Epilepsy in Pregnancy: Is Prenatal Dietary Folate Sufficient to Improve Cognitive Outcomes in Offspring?
BACKGROUND AND PURPOSE:
Sadat-Hossieny et al. (Epilepsy & Behavior, 2021) evaluated the effect of dietary folate and folic acid on children exposed to anti-seizure medication in utero
Retrospective analysis of a prospective observational study
The Neurodevelopmental Effects of Antiepileptic Drugs (NEAD) study (1999 to 2004)
Prospective, observational and assessor-blinded study
25 epilepsy centers in the US and UK
Women with epilepsy taking anti-seizure medication during pregnancy and their children
Use of one of 4 antiepileptic drugs: Valproate | Lamotrigine | Carbamazepine | Phenytoin
Nutrient intake obtained using Block Food Frequency Questionnaire-98
Cognitive outcome of children was evaluated at the ages of 2, 3, 4.5, and 6 years
Results adjusted for: Anti-seizure medication use | Maternal IQ | Anti-seizure medication standardized dose | Prepregnancy BMI | Daily Calories
Child IQ at age 6 and association with maternal prepregnancy nutrient levels
311 women | 305 children
Folic acid supplementation dose: 0 mg to >4 mg
Higher IQ at 6 years was associated with
Folate supplementation during the periconceptual period (P< 0.001)
Folate from food plus folate supplements (P< 0.001)
There was no association between IQ at 6 years and the following
Folate from food alone without supplementation (P=0.187)
Other nutrients from food and supplements: Vitamin C | Vitamin D | Vitamin E | Omega 3 | Gamma Tocopherol | Vitamin B12
Folate derived from fortified foods without folic acid vitamin supplementation was not associated with improved cognitive outcomes in children exposed to anti-seizure medication in utero
The authors conclude
The findings of the current study underscore the importance of folic acid supplementation for women with epilepsy taking ASMs, supporting prior research in the field
… folates (i.e., natural folate and folic acid) present in food, even in countries like the United States where food is fortified with folic acid, is not sufficient to produce positive cognitive effects in children of women with epilepsy taking anti-seizure medications
OBG Project CME requires a modern web browser (Internet Explorer 10+, Mozilla Firefox, Apple Safari, Google Chrome, Microsoft Edge). Certain educational activities may require additional software to view multimedia, presentation, or printable versions of their content. These activities will be marked as such and will provide links to the required software. That software may be: Adobe Flash, Apple QuickTime, Adobe Acrobat, Microsoft PowerPoint, Windows Media Player, or Real Networks Real One Player.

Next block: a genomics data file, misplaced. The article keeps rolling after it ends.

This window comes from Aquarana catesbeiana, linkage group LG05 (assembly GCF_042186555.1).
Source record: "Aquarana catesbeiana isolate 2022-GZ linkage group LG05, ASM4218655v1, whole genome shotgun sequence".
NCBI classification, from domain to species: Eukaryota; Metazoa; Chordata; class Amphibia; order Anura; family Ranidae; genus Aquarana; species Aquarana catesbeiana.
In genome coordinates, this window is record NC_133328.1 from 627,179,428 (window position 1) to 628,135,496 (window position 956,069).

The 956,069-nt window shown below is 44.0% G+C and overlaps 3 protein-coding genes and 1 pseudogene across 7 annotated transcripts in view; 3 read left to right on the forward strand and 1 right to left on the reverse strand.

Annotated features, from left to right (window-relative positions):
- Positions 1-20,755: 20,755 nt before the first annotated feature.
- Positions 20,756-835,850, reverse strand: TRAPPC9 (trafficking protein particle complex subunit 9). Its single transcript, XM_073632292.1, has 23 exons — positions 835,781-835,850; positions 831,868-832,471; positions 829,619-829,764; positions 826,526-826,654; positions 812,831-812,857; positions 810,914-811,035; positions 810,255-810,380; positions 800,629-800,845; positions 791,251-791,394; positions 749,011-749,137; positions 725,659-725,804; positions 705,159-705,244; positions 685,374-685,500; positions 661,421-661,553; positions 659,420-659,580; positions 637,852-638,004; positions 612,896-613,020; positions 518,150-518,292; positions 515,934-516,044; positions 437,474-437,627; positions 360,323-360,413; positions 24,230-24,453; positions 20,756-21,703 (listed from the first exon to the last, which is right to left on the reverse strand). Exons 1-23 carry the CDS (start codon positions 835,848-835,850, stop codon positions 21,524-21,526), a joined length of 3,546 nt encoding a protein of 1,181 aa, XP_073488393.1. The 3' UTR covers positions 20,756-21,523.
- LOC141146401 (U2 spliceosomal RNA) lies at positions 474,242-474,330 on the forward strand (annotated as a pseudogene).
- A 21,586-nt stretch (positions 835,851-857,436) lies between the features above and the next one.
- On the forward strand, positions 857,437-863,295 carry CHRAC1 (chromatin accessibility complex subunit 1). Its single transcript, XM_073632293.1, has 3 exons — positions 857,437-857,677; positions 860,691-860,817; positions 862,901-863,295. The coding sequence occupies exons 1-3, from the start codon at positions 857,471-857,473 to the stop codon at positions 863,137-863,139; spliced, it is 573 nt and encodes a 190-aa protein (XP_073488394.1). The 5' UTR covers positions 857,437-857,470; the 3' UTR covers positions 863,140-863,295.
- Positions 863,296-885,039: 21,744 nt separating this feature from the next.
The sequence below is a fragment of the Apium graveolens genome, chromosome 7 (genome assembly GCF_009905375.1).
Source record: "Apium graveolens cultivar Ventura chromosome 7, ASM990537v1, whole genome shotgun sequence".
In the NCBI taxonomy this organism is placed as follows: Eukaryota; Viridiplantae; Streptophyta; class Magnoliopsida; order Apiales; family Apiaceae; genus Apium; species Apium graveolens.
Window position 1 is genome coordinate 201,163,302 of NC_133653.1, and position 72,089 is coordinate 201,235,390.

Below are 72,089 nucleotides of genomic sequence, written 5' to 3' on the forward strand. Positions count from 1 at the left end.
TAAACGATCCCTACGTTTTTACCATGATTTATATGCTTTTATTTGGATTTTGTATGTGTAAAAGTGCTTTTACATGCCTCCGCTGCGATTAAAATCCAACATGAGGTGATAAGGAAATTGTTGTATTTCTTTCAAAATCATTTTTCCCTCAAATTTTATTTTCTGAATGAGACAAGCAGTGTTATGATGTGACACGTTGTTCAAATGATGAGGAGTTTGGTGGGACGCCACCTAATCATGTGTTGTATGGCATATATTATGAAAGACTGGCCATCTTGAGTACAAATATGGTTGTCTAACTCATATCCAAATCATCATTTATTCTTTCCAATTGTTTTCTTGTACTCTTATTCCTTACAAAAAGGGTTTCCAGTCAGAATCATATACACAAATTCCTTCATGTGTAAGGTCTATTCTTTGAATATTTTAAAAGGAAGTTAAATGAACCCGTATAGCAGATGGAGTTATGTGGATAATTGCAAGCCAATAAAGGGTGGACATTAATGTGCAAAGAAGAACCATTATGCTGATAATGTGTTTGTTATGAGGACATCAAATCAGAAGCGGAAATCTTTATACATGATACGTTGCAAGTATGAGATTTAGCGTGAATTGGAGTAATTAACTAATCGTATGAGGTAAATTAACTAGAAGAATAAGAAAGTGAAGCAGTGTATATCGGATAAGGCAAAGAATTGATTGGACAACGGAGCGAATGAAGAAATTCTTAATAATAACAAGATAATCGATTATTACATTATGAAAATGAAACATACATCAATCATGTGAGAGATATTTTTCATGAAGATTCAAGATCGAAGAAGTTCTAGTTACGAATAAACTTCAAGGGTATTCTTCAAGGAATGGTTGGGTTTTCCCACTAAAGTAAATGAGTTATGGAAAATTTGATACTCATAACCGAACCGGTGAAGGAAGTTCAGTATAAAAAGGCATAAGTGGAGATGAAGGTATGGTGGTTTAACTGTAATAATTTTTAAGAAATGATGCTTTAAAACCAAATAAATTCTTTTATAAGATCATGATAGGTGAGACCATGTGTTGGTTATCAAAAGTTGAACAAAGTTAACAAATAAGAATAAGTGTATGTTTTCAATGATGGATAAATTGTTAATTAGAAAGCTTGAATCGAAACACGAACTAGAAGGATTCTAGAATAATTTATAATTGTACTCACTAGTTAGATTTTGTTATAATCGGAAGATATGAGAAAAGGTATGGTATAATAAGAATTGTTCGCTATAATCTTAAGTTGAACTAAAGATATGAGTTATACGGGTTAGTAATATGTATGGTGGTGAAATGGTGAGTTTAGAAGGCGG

Disclosure of Unlabeled Use
This educational activity may contain discussion of published and/or investigational uses of agents that are not indicated by the FDA. The planners of this activity do not recommend the use of any agent outside of the labeled indications.
The opinions expressed in the educational activity are those of the faculty and do not necessarily represent the views of the planners. Please refer to the official prescribing information for each product for discussion of approved indications, contraindications, and warnings.
Participants have an implied responsibility to use the newly acquired information to enhance patient outcomes and their own professional development. The information
presented in this activity is not meant to serve as a guideline for patient management. Any procedures, medications, or other courses of diagnosis or treatment discussed or suggested in this activity should not be used by clinicians without evaluation of their patient’s conditions and possible contraindications and/or dangers in use, review of any applicable manufacturer’s product information, and comparison with recommendations of other authorities.
Jointly provided by
NOT ENOUGH CME HOURS
It appears you don't have enough CME Hours to take this Post-Test. Feel free to buy additional CME hours or upgrade your current CME subscription plan